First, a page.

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The Effect of Controlled Drinking in Alcoholic Cardiomyopathy

Josep María Nicolás, MD; Joaquim Fernández-Solà, MD; Ramon Estruch, MD; Joan Carles Paré, MD; Emilio Sacanella, MD; Alvaro Urbano-Márquez, MD; and Emanuel Rubin, MD
[+] Article and Author Information

From Institut d'Investigacions Biomèdiques August Pi i Sunyer, University of Barcelona, Barcelona, Spain; and Jefferson Medical College, Philadelphia, Pennsylvania.


Grant Support: By grants from Fondo de Investigaciones Sanitarias (FIS 98/0330 and 99/0115) and by Generalitat de Catalunya (CUIR 1999/SGR-279).

Requests for Single Reprints: Emanuel Rubin, MD, Department of Pathology, Anatomy, and Cell Biology, Jefferson Medical College, 1020 Locust Street, Suite 279, Philadelphia, PA 19107.

Current Author Addresses: Drs. Nicolás, Fernández-Solà, Estruch, Paré, Sacanella, and Urbano-Márquez: Hospital Clinic, Villarroel, 170, Barcelona, Spain 08036.

Dr. Rubin: Department of Pathology, Anatomy, and Cell Biology, Jefferson Medical College, 1020 Locust Street, Suite 279, Philadelphia, PA 19107.

Author Contributions: Conception and design: J.M. Nicolás, J. Fernández-Solà, A. Urbano-Márquez, E. Rubin.

Analysis and interpretation of the data: J.M. Nicolás, J. Fernández-Solà, J.C. Paré, E. Rubin.

Drafting of the article: J.M. Nicolás, J. Fernández-Solà, E. Rubin.

Critical revision of the article for important intellectual content: D. Estruch, E. Rubin.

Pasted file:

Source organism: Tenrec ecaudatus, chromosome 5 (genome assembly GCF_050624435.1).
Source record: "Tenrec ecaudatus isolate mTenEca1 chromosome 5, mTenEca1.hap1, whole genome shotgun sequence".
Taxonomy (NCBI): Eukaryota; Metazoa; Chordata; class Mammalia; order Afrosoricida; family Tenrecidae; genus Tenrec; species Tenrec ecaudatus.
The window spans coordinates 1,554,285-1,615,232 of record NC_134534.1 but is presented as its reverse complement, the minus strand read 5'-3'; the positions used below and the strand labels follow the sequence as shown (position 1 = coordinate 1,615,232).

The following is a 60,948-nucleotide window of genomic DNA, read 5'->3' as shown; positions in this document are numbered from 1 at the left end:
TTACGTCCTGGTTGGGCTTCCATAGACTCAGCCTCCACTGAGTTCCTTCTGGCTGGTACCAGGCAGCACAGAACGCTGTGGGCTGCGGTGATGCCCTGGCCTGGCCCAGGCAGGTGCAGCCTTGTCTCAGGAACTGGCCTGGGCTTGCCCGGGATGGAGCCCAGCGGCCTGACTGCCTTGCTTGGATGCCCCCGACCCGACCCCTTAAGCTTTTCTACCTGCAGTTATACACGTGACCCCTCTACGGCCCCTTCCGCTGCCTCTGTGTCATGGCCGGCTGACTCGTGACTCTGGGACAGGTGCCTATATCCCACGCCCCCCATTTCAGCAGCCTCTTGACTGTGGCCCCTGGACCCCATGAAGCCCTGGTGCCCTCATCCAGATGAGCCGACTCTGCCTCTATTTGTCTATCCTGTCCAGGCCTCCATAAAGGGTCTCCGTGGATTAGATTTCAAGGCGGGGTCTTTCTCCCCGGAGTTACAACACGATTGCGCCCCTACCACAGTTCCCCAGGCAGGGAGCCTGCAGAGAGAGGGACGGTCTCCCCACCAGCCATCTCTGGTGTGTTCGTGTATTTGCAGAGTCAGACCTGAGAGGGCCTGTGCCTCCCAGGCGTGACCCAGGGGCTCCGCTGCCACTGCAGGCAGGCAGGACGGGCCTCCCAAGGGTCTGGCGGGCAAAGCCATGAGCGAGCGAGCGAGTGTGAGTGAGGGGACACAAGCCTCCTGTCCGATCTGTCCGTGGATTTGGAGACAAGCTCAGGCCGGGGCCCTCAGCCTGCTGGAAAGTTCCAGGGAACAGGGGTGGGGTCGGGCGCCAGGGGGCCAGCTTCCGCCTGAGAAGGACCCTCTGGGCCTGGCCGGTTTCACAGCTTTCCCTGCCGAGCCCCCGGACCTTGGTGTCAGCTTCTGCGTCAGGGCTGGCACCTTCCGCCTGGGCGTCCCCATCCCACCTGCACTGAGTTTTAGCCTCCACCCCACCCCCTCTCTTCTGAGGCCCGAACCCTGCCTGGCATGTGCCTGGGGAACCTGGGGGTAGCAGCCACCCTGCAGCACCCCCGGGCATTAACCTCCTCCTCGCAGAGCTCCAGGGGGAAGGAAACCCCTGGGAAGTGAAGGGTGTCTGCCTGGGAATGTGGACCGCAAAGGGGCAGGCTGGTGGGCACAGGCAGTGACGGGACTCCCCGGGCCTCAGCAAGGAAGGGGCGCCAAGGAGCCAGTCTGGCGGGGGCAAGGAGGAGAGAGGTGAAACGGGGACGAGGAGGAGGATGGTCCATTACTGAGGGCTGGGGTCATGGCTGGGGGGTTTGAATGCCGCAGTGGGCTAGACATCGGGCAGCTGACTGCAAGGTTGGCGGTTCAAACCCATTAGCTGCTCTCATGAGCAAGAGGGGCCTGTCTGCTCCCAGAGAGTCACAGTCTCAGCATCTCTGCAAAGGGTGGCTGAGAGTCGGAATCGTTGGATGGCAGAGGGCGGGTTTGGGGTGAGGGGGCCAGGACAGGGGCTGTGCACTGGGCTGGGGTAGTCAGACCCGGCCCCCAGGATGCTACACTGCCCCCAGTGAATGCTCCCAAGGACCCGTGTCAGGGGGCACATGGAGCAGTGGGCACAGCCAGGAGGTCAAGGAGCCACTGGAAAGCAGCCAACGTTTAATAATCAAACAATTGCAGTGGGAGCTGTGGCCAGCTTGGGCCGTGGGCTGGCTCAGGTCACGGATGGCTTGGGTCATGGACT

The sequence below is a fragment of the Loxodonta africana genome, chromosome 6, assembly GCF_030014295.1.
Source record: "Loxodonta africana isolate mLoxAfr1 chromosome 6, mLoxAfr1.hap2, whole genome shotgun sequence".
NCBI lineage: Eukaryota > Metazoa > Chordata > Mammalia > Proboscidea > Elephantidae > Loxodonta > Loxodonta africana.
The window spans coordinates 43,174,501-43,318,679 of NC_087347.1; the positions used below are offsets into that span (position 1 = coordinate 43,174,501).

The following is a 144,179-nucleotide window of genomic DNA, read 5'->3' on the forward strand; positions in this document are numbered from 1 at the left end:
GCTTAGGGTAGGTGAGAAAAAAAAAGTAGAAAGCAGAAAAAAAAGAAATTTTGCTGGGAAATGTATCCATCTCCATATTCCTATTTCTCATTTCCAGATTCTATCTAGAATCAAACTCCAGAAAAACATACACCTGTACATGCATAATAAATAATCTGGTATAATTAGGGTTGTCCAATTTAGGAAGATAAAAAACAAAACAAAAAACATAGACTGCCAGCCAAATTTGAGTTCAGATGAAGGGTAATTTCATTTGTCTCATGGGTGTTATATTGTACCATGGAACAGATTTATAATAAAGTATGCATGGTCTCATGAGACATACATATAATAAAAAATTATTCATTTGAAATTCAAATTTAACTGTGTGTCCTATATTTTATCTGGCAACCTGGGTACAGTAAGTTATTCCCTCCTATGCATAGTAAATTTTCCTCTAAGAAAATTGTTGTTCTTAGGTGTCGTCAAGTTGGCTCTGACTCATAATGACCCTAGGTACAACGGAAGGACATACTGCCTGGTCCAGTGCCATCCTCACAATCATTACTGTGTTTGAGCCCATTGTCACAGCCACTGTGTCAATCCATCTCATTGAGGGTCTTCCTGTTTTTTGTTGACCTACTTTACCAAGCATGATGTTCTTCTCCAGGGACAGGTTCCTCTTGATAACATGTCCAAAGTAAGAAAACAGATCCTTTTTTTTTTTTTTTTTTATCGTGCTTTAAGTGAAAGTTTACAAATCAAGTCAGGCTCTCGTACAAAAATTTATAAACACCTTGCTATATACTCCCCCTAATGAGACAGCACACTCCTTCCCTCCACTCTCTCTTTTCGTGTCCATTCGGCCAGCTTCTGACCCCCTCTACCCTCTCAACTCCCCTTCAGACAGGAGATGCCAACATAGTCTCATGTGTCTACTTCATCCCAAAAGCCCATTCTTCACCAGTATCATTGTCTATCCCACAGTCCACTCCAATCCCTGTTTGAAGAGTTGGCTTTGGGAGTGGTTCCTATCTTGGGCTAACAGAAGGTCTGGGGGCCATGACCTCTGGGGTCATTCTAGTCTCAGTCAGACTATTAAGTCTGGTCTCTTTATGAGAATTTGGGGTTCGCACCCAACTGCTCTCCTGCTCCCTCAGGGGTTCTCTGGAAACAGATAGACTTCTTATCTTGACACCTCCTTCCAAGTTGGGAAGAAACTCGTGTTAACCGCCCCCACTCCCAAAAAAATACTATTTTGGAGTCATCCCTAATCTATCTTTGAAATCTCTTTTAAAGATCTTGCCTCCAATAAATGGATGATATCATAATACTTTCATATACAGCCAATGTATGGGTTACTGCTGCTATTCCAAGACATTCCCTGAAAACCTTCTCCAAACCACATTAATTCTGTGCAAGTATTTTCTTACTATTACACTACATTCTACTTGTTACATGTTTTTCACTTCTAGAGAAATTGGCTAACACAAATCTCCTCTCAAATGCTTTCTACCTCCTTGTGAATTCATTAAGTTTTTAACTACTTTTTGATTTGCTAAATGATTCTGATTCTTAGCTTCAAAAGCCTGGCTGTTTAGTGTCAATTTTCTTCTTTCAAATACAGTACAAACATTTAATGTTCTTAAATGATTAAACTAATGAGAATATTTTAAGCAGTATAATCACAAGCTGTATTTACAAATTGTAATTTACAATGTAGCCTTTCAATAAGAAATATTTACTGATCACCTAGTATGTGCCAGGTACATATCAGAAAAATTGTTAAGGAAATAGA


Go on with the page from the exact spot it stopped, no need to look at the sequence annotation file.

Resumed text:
Final approval of the article: A. Urbano-Márquez, E. Rubin.

Provision of study materials or patients: J. Fernández-Solà, D. Estruch, E. Sacanella.

Statistical expertise: J.M. Nicolás.

Obtaining of funding: J.M. Nicolás, J. Fernández-Solà.

Administrative, technical, or logistic support: J.M. Nicolás, A. Urbano-Márquez.

Collection and assembly of data: J. Fernández-Solà, D. Estruch, J.C. Paré, E. Sacanella.


Ann Intern Med. 2002;136(3):192-200. doi:10.7326/0003-4819-136-3-200202050-00007
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Alcoholic cardiomyopathy is a complication of long-standing alcohol abuse and is related to a person's total lifetime dose of ethanol (12). The malady is not uncommon; in developed countries, it accounts for 3% to 40% of all cases of dilated cardiomyopathy (36). In our previous studies, one third of asymptomatic alcoholic persons showed some evidence of cardiac dysfunction (12, 7). Although the natural course of chronic alcoholic cardiomyopathy is not precisely defined, abstinence from alcohol has been reported to improve cardiac function, or at least halt its deterioration (810).

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Figure.
Changes in left ventricular ejection fraction in patients with alcoholic cardiomyopathy, according to daily ethanol intake during the first year of the study.squares

Group values ( ) are expressed as means; error bars represent 95% CIs.

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Summary for Patients

Drinking Less Alcohol Improves Heart Function in People with Alcohol-Related Heart Failure

The summary below is from the full report titled “The Effect of Controlled Drinking in Alcoholic Cardiomyopathy.” It is in the 5 February 2002 issue of Annals of Internal Medicine (volume 136, pages 192-200). The authors are JM Nicolás, J Fernández-Solà, R Estruch, JC Paré, E Sacanella, A Urbano-Márquez, and E Rubin.

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